Operators in the hospitality industry are predicting harder times ahead, even after they were allowed to reopen sections of their businesses.
In his latest announcement on Tuesday, May 19, President Museveni permitted shops, hotels and restaurants to resume operations. The President’s announcement has, however, not quelled fears that recovery for the hospitality industry will take a long time.
Despite the reopening, Susan Muhwezi, the chairperson of Uganda Hotel Owners Association (UHOA), says there will be no foreign guests until borders reopen and airlines start operating.
“Before the outbreak of coronavirus, hotel room occupancy rate in Uganda stood at 50.9 per cent,” she says. This number has since reduced significantly, with information from UHOA showing occupancy rates at only 5 per cent.
Data for the occupancy rate provided by UHOA was taken before May 26, when hotels were only hosting quarantine guests and essential workers, but there are fears that the easing of the lockdown measures will not create a significant change.
Jean Byamugisha, the UHOA chief executive officer (CEO), says hospitality industry depends heavily on foreign guests. Foreign guests make up 65 per cent of the occupancy rate, so UHOA expects the hospitality industry to normalise with the opening of borders. Foreign guests are also credited by UHOA for paying the highest rates.
The absence of foreign visitors means the hospitality industry will earn much less in annual revenue. Byamugisha says the industry has been earning $800 million (Shs3 billion) in annual revenue, but this amount is expected to significantly drop, as a result of Covid-19.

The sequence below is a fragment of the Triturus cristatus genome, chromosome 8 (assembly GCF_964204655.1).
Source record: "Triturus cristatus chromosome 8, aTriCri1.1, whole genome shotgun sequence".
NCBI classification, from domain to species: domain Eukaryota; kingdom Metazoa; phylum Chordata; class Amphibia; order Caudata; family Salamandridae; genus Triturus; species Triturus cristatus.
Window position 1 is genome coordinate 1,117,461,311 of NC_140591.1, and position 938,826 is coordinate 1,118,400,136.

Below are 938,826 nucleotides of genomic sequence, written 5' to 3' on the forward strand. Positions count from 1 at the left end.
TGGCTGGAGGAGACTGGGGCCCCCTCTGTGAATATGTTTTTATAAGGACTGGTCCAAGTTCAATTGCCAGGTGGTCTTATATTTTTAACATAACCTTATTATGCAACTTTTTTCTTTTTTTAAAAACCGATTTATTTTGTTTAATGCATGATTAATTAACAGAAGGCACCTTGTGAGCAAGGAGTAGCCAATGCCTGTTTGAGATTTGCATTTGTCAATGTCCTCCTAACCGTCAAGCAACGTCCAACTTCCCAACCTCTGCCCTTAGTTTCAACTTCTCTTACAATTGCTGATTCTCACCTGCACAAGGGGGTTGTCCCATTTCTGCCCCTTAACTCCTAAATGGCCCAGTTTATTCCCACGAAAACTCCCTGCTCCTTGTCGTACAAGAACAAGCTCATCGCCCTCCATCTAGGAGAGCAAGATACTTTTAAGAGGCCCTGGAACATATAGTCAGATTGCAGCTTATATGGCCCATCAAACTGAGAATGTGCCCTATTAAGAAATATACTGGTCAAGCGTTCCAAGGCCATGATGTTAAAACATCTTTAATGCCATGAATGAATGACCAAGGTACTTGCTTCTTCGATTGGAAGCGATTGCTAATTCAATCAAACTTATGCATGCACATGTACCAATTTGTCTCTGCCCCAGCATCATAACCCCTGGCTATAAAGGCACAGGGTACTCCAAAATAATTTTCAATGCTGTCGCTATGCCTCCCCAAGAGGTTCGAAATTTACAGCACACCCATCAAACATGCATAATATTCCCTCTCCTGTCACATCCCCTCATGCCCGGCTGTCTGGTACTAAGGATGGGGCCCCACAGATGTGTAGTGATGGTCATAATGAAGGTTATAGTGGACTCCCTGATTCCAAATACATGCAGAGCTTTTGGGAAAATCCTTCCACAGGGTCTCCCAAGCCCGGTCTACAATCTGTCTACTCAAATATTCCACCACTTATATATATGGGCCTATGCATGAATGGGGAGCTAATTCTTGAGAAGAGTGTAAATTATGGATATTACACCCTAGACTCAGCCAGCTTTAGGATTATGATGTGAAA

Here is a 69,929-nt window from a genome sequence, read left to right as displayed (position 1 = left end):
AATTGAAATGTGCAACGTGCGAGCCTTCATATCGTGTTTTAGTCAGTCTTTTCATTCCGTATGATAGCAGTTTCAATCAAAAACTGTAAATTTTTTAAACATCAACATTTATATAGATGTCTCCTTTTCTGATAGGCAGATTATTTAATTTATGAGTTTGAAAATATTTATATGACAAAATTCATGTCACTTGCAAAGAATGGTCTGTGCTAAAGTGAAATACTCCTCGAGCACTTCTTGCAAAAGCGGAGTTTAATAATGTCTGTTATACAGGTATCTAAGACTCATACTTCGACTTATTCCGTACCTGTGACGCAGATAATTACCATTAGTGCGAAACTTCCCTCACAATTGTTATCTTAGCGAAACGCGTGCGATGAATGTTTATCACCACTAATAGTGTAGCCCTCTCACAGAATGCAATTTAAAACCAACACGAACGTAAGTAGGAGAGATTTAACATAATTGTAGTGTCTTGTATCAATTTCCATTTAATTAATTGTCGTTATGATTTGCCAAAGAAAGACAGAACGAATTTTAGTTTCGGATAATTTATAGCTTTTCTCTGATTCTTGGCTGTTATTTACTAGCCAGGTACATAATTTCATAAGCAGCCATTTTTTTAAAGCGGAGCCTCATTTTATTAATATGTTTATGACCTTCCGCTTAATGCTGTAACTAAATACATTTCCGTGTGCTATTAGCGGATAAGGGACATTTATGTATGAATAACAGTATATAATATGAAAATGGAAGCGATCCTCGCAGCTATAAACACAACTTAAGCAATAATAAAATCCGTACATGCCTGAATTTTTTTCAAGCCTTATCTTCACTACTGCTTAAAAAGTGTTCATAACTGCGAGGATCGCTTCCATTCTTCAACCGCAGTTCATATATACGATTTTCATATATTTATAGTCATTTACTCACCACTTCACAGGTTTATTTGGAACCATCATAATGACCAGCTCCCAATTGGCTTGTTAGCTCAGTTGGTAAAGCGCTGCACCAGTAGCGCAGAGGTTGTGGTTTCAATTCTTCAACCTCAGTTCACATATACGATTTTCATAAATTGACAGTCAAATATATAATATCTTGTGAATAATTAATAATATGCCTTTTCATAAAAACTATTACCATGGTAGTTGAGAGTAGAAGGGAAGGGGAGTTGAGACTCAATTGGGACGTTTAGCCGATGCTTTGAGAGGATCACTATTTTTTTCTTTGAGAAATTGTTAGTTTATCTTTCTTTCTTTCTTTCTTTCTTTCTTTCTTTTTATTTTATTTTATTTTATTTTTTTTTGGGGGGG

With this revenue, Muhwezi says the hospitality industry was able to pay staff and meet statutory obligations such as national social security fund (NSSF) and taxes.
Muhwezi says taxes such as value added tax (VAT), the hotel tax, local service tax, corporation income tax and withholding tax will be hard to meet under the current circumstances. Other expenses for the industry include bar, swimming pool and liquor licenses.
To minimise costs, Byamugisha says UHOA members have been advised to take up cost-cutting measures, so as to delay harsher action.
Other cost cutting measures include hotel staff taking their accumulated leave, with employees remaining on call and the temporarily shutting down selected hotel floors to reduce the workload.
Byamugisha says these temporary measures were necessary to ensure a reduced long-term impact on the hotels, their employees, the hospitality industry and economy.
But the total lockdown of the country since March 27, resulted in complete closure for some hotels. A significant number of staff have also been laid off with a promise to call them back, once business normalises.
“Approximately 400,000 of our staff are at home with no salaries and we are struggling to meet statutory tax obligations, which include 18 different taxes and 7 licenses,” says Muhwezi.
Under normal circumstances, UHOA says they employ 450,000 workers. But they are now retaining only 10 per cent of the staff to ensure cleanliness and maintenance, so that the few guests that come in find ready rooms.